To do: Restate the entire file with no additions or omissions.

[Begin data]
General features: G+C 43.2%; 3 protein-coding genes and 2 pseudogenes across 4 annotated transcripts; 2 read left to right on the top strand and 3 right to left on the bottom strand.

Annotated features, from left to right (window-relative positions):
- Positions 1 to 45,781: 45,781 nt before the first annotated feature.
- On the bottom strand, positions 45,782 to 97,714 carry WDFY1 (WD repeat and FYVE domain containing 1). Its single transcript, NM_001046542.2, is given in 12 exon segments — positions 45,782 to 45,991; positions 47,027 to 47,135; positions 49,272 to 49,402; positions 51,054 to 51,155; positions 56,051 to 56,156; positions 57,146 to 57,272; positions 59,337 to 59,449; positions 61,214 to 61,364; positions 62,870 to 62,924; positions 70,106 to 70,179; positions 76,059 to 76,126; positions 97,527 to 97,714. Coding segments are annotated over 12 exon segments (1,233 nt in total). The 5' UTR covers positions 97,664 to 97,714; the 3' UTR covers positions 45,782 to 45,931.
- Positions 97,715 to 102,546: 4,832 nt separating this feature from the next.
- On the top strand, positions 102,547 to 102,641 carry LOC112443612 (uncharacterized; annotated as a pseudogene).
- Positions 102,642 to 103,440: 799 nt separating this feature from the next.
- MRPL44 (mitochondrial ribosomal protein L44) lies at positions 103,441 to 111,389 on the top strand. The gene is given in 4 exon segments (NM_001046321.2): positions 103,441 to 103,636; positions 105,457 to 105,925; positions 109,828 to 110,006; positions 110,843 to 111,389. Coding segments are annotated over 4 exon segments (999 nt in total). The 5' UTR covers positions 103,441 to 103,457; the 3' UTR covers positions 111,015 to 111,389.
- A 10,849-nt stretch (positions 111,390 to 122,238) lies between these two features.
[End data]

General features: G+C 43.2%; 3 protein-coding genes and 2 pseudogenes across 4 annotated transcripts; 2 read left to right on the top strand and 3 right to left on the bottom strand.

Annotated features, from left to right (window-relative positions):
- Positions 1 to 45,781: 45,781 nt before the first annotated feature.
- On the bottom strand, positions 45,782 to 97,714 carry WDFY1 (WD repeat and FYVE domain containing 1). Its single transcript, NM_001046542.2, is given in 12 exon segments — positions 45,782 to 45,991; positions 47,027 to 47,135; positions 49,272 to 49,402; positions 51,054 to 51,155; positions 56,051 to 56,156; positions 57,146 to 57,272; positions 59,337 to 59,449; positions 61,214 to 61,364; positions 62,870 to 62,924; positions 70,106 to 70,179; positions 76,059 to 76,126; positions 97,527 to 97,714. Coding segments are annotated over 12 exon segments (1,233 nt in total). The 5' UTR covers positions 97,664 to 97,714; the 3' UTR covers positions 45,782 to 45,931.
- Positions 97,715 to 102,546: 4,832 nt separating this feature from the next.
- On the top strand, positions 102,547 to 102,641 carry LOC112443612 (uncharacterized; annotated as a pseudogene).
- Positions 102,642 to 103,440: 799 nt separating this feature from the next.
- MRPL44 (mitochondrial ribosomal protein L44) lies at positions 103,441 to 111,389 on the top strand. The gene is given in 4 exon segments (NM_001046321.2): positions 103,441 to 103,636; positions 105,457 to 105,925; positions 109,828 to 110,006; positions 110,843 to 111,389. Coding segments are annotated over 4 exon segments (999 nt in total). The 5' UTR covers positions 103,441 to 103,457; the 3' UTR covers positions 111,015 to 111,389.
- A 10,849-nt stretch (positions 111,390 to 122,238) lies between these two features.